Active protection and restoration can reverse biodiversity loss and make the planet nature positive by 2030.
The term “Nature Positive” made headlines at UN Biodiversity COP15 in Montreal (7-19 December 2022) and is referred to in the G7 2030 Nature Compact. Nature Positive is gaining ground in the context of sustainable business and development. But what does “nature positive” really mean?
The World Wildlife Fund’s Nature Positive initiative defines it as the need to:
Halt and reverse nature loss measured from a baseline of 2020, through increasing the health, abundance, diversity and resilience of species, populations and ecosystems.
The key distinction between Nature Positive and other sustainability frameworks is the implicit idea of a net positive impact on nature. It is not just about being environmentally conscious but also involves restoring and regenerating nature through both the public and private sectors.
Biodiversity loss is a reality of our times that is scientifically proven by the tragic depletion and indeed extinction of thousands and thousands of species. According to Elizabeth Kolbert, we are living through the “Sixth Extinction” – the defining era of the Holocene epoch – in which human activities are causing severe climate altercations, including massive ‘die-offs’.
The visual above shows the loss of nature in our contemporary world and represents the restoration of nature post-2030, whereby the deeper greens to the right symbolize the recovery of +30% of nature as defined by the environmental goals set at COP15.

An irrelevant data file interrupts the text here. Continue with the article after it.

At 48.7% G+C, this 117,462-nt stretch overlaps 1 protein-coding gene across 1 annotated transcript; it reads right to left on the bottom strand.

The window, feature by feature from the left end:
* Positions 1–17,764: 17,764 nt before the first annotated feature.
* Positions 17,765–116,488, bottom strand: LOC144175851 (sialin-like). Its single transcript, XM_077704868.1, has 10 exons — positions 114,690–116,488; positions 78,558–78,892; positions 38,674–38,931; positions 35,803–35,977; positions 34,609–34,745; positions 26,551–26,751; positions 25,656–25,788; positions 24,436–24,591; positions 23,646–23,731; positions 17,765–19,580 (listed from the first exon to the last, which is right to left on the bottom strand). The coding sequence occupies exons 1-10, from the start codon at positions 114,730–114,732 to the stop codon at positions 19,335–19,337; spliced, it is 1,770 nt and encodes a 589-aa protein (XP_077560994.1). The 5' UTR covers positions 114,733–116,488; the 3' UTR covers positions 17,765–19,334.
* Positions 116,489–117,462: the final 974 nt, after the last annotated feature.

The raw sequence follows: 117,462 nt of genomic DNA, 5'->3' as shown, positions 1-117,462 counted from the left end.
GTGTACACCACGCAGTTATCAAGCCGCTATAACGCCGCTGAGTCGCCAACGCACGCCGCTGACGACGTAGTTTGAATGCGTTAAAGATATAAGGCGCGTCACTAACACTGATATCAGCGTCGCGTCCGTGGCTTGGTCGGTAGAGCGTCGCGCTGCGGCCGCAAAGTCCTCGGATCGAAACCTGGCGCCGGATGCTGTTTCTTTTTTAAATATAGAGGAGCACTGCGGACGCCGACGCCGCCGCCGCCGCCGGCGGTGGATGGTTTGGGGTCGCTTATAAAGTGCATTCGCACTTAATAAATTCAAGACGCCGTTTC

Via a new set of stripes, REVOLVE brings together past, present and future in an abstract depiction of reality.
REVOLVE’s visualization was inspired by the biodiversity stripes by Miles Richardson and the Nature Positive concept visual by WWF to go beyond 2030 towards a greener world again.
Nature Positive requires a combination of mitigation and conservation, and mandates buy-in from both governments and business.
A net positive impact on nature means that in 2030 there will be more nature than since the decades prior to and after the turn of the 21st century. An analysis of the concept from Oxford University explains that “net” implies a recognition that human development will continue to have detrimental environmental impacts, but they will be offset by investment in the environment elsewhere.
Cambridge University defines this as the need for “our economic and financial systems to fully account for and actively protect and restore nature.” This will require a paradigm shift in every sector and in the minds of individuals, to view nature as the thing from which all life flourishes and recognize the urgent need to protect and restore the environment.
A nature positive framework
In the 2030 Nature Compact, G7 leaders committed to “the global mission to halt and reverse biodiversity loss by 2030,” noting in section C that “our world must not only become net zero, but also nature positive.” This term emanates from the Kunming-Montreal Global Biodiversity Framework that set goals to restore 30% of global degraded ecosystems by 2030, stop the extinction of species and by 2050, reduce by tenfold the extinction rate and risk of all species and tackle climate change through nature-based solutions. These goals will require a “Nature Positive” framework that puts the restoration of nature at the heart of solutions.